A recent weekend section in the local paper talks about a new kind of psychotherapy: “movie therapy.”
The idea is that by talking about favourite movies, one can “unlock all the feelings you have repressed.”
God forbid. While I bet movie therapy can work in practice, psychotherapy has its theory completely wrong, completely backwards. This is no doubt why psychotherapy has such an appallingly bad success rate. Almost any significant “mental illness” you can mention—chronic depression, schizophrenia, personality disorders, manic depression—is, according to psychotherapy, “incurable.” Which is to say, psychotherapy cannot cure it—though most such “mental illnesses” used to be considered transitory before psychotherapy.
If one simply wallows in one’s negative emotions, one trains oneself to feel them more and more. They harden into definite vices: anger, greed, hatred, envy, bitterness, covetousness, lust. (Look at that poster boy for psychoanalysis, Woody Allen, and his record on lust.)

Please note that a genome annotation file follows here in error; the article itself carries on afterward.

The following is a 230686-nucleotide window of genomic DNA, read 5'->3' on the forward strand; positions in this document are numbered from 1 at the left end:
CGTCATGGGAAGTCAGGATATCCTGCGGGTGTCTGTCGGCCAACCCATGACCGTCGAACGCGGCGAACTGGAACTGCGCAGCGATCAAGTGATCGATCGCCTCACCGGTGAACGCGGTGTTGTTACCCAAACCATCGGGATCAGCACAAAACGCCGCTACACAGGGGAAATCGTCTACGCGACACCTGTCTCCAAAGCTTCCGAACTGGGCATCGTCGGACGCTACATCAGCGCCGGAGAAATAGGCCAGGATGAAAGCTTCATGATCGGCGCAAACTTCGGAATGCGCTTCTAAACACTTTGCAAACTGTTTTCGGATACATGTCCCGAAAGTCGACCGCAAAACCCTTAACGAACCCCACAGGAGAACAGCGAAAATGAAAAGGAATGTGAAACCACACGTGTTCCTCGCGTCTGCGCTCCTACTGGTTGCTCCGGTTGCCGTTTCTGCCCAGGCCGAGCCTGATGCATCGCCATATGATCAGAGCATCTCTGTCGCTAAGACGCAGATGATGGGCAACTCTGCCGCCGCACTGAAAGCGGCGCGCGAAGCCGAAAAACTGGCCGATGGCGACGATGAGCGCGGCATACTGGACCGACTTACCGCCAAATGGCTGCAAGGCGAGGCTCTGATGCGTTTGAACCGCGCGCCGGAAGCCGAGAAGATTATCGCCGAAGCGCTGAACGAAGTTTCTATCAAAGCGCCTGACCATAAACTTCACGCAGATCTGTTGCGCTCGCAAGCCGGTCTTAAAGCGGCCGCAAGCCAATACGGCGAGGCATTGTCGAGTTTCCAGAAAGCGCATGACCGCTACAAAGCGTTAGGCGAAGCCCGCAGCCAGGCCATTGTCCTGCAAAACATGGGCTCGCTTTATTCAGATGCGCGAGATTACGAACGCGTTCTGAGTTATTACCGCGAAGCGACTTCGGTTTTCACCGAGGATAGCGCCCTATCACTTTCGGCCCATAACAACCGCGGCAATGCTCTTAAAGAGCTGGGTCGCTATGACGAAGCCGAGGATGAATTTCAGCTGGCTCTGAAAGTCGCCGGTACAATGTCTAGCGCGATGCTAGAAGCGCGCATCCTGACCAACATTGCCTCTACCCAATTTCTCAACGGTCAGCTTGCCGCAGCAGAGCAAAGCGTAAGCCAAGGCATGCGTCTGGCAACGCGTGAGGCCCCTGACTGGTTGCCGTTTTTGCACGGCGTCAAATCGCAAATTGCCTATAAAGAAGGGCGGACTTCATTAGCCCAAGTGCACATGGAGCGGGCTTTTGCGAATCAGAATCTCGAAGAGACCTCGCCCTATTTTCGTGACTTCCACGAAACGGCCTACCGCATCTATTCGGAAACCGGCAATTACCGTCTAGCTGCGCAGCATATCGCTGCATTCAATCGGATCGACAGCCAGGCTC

The goal should be to get rid of them. Art—such as a movie—can do this, by sublimation. Unless you are yourself rather shallow, it has to be a pretty good movie—but most movies will at least be deeper than most psychiatrists.
It scares me to read, though, one patient saying “It took a long time for me to open up… The romance between Ewan McGregor and Nicole Kidman’s characters made me realize that I had never really loved my husband.”
Heaven help us. Here it sounds to me as though psychotherapy has broken up what may have been a perfectly good marriage because real life cannot equal a fictional romance. And real husbands are not as dashing as Ewan McGregor.